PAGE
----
I’m convinced. The best implementation alternative might be to add SSiRS functionality as the default payout option – to force workers who prefer cash or an annuity to make an affirmative election. Today, the “default” payout option is a lump sum at age 65 or the required beginning date. In many plans, the “default” payout option uses annual installment payments that comply with required minimum distribution rules. For the latter group, deploying the SSiRS functionality simply requires the annual installment payment process to commence at the time payments start and to include an additional income amount equal to the amount of Social Security benefit commencing at age 70.
I am still looking for a few “good” plan sponsors who would like to experiment in this space. Send me a note: [email protected]
1B. Anderson, SECURE Act Stall: 2 Reasons it’s Still Stuck in the Senate, 8/27/19, Accessed 9/2/19 at: https://401kspecialistmag.com/secure-act-stall-2-reasons-its-still-stuck...
2A. Schrager, It’s time to get over how much we hate annuities, Quartz, E&Y, Senior Moment, 6/3/19, Accessed 9/2/19 at: https://qz.com/1630269/the-secure-act-will-encourage-retirees-to-open-an...
3Behind the Name.com, “From the name of a city in Asia Minor mentioned in Revelation in the New Testament. The name of the city meant "brotherly love" from Greek φιλεω (phileo) "to love" and αδελφος (adelphos) "brother". It is also the name of a city in the United States.” Accessed 9/2/19 at: https://www.behindthename.com/name/philadelphia
4Ben Franklin 300 Philadelphia, a year-long commemoration of Benjamin Franklin’s 300th birthday in Philadelphia including the premier of the international traveling exhibition, Benjamin Franklin: In Search of a Better World at the National Constitution Center. Benjamin Franklin was born January 17, 1706 in Boston and died at the age of 84 on April 17, 1790 in Philadelphia. For comparison, Wolfgang Amadeus Mozart was born 27 January 1756 in Salzburg, Austria and died 5 December 1791 in Vienna, Austria. I often wonder if Ben ever met Mozart in his travels to Europe. Accessed 9/2/19 at: http://www.benfranklin300.org/bf300.htm
5NPR, Ben Franklin's Famous 'Liberty, Safety' Quote Lost Its Context In 21st Century, All Things Considered, 3/2/15, Accessed 9/2/19 at: https://www.npr.org/2015/03/02/390245038/ben-franklins-famous-liberty-sa...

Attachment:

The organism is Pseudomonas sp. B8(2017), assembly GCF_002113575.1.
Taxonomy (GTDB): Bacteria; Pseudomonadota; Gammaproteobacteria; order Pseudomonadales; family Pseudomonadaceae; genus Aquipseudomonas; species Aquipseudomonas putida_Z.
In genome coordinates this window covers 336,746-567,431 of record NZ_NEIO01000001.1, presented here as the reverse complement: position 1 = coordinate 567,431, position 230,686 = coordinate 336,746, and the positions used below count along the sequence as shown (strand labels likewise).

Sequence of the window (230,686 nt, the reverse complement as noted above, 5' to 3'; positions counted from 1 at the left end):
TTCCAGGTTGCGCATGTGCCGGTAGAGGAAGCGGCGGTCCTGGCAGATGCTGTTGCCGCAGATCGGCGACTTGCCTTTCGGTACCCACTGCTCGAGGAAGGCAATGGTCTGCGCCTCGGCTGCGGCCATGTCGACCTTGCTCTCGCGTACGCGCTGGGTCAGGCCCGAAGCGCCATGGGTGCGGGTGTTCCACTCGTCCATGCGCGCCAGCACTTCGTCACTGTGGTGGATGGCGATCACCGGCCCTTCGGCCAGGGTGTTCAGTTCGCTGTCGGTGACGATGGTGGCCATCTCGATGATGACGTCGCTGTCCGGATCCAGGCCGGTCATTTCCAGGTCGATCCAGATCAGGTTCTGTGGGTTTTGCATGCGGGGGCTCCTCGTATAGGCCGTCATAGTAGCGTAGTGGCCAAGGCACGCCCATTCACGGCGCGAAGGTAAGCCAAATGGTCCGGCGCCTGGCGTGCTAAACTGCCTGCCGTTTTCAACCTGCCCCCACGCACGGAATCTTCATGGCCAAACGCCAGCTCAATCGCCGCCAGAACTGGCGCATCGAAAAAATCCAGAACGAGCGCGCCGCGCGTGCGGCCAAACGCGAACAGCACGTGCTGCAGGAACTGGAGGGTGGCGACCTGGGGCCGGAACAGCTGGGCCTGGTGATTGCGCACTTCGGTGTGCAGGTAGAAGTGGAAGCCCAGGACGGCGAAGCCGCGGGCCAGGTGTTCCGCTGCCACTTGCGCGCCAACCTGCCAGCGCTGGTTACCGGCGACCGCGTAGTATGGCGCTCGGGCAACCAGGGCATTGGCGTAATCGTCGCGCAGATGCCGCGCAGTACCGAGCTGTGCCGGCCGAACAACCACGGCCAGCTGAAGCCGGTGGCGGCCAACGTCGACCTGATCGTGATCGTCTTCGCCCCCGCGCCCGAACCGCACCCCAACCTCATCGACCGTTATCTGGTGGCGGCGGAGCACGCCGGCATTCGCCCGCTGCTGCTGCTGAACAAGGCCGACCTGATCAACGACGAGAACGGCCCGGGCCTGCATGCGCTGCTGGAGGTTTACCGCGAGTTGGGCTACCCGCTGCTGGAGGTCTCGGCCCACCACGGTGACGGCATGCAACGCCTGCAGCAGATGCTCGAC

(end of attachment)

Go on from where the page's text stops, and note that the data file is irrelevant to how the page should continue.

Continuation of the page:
6J. Towarnicky, 2018 ERISA Advisory Council, Lifetime Income Solutions as a qualified Default Investment Alternative (QDIA), Focus on Decumulation and Rollovers, 6/19/18, Accessed 9/2/19 at: https://www.dol.gov/sites/default/files/ebsa/about-ebsa/about-us/erisa-a... See also: J. Towarnicky, Looking For A Few “Good” Plan Sponsors, 11/28/17, Accessed 9/2/19 at: https://www.psca.org/blog_jack_2017_16 See also: Annuitization Anyone?, 5/2/19, Accessed 9/2/19 at: https://www.psca.org/blog_jack_2019_28
7Retirement Equity Act of 1984, Pub. L. 98-397, 8/23/84.
8J.Towarnicky, Note vi, Supra.
9S. Holden, S. Salinas, 2018 ERISA Advisory Council, Lifetime Income Solutions as a Qualified Default Investment Alternative (QDIA), 8/20/18. “… Estimates show that, for those in the lowest quintile of workers ranked by lifetime household earnings, first-year Social Security benefits are scheduled to replace 96% of inflation-indexed lifetime earnings, on average, for workers born in the 1960’s who claim benefits at age 67 (Social Security Normal Retirement Age).” Accessed 9/2/19 at: https://www.dol.gov/sites/default/files/ebsa/about-ebsa/about-us/erisa-a...
10Ibid. Data represent households with at least one member aged 57 to 62 and exclude the highest and lowest 1% of households ranked by comprehensive wealth. Comprehensive wealth includes the present value of future Social Security benefits and the present value of future DB benefits, in addition to financial assets, net housing wealth and other balance sheet items.
11W. Pfau, J. Tomlinson, S. Vernon, Viability of the Spend Safely in Retirement Strategy, July 2019.